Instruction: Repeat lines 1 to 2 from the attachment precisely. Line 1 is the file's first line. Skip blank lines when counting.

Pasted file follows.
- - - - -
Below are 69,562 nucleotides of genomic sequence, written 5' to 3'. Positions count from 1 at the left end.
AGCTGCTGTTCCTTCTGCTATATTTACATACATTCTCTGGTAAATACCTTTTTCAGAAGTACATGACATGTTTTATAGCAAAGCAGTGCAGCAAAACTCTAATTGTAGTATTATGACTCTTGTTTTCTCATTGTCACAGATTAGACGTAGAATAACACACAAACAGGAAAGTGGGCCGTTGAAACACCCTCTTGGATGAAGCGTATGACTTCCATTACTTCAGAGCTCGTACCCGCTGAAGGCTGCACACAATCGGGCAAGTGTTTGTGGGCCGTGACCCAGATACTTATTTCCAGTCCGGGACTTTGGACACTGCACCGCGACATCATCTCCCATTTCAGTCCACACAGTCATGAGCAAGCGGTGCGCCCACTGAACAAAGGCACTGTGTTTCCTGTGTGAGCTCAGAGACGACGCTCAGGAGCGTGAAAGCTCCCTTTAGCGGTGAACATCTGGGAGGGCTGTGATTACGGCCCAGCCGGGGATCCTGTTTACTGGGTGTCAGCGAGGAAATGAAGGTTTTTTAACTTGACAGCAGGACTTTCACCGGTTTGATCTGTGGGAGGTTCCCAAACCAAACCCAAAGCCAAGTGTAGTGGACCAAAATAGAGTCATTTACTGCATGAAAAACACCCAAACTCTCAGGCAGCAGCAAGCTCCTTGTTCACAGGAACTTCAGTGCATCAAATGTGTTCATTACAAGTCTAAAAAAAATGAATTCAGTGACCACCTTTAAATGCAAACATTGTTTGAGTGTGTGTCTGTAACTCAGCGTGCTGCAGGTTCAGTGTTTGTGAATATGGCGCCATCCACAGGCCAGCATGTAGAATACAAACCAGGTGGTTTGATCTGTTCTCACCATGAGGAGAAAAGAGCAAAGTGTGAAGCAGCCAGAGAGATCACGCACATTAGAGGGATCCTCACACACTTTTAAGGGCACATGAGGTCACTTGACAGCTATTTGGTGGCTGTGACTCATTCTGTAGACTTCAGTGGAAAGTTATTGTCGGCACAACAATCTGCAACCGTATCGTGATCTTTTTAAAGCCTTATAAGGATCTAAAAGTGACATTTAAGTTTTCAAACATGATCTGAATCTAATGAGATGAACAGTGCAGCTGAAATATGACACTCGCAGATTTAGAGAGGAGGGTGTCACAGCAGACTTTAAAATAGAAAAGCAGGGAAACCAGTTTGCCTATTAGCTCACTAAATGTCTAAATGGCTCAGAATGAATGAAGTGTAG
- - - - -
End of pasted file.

Below are 69,562 nucleotides of genomic sequence, written 5' to 3'. Positions count from 1 at the left end.
AGCTGCTGTTCCTTCTGCTATATTTACATACATTCTCTGGTAAATACCTTTTTCAGAAGTACATGACATGTTTTATAGCAAAGCAGTGCAGCAAAACTCTAATTGTAGTATTATGACTCTTGTTTTCTCATTGTCACAGATTAGACGTAGAATAACACACAAACAGGAAAGTGGGCCGTTGAAACACCCTCTTGGATGAAGCGTATGACTTCCATTACTTCAGAGCTCGTACCCGCTGAAGGCTGCACACAATCGGGCAAGTGTTTGTGGGCCGTGACCCAGATACTTATTTCCAGTCCGGGACTTTGGACACTGCACCGCGACATCATCTCCCATTTCAGTCCACACAGTCATGAGCAAGCGGTGCGCCCACTGAACAAAGGCACTGTGTTTCCTGTGTGAGCTCAGAGACGACGCTCAGGAGCGTGAAAGCTCCCTTTAGCGGTGAACATCTGGGAGGGCTGTGATTACGGCCCAGCCGGGGATCCTGTTTACTGGGTGTCAGCGAGGAAATGAAGGTTTTTTAACTTGACAGCAGGACTTTCACCGGTTTGATCTGTGGGAGGTTCCCAAACCAAACCCAAAGCCAAGTGTAGTGGACCAAAATAGAGTCATTTACTGCATGAAAAACACCCAAACTCTCAGGCAGCAGCAAGCTCCTTGTTCACAGGAACTTCAGTGCATCAAATGTGTTCATTACAAGTCTAAAAAAAATGAATTCAGTGACCACCTTTAAATGCAAACATTGTTTGAGTGTGTGTCTGTAACTCAGCGTGCTGCAGGTTCAGTGTTTGTGAATATGGCGCCATCCACAGGCCAGCATGTAGAATACAAACCAGGTGGTTTGATCTGTTCTCACCATGAGGAGAAAAGAGCAAAGTGTGAAGCAGCCAGAGAGATCACGCACATTAGAGGGATCCTCACACACTTTTAAGGGCACATGAGGTCACTTGACAGCTATTTGGTGGCTGTGACTCATTCTGTAGACTTCAGTGGAAAGTTATTGTCGGCACAACAATCTGCAACCGTATCGTGATCTTTTTAAAGCCTTATAAGGATCTAAAAGTGACATTTAAGTTTTCAAACATGATCTGAATCTAATGAGATGAACAGTGCAGCTGAAATATGACACTCGCAGATTTAGAGAGGAGGGTGTCACAGCAGACTTTAAAATAGAAAAGCAGGGAAACCAGTTTGCCTATTAGCTCACTAAATGTCTAAATGGCTCAGAATGAATGAAGTGTAG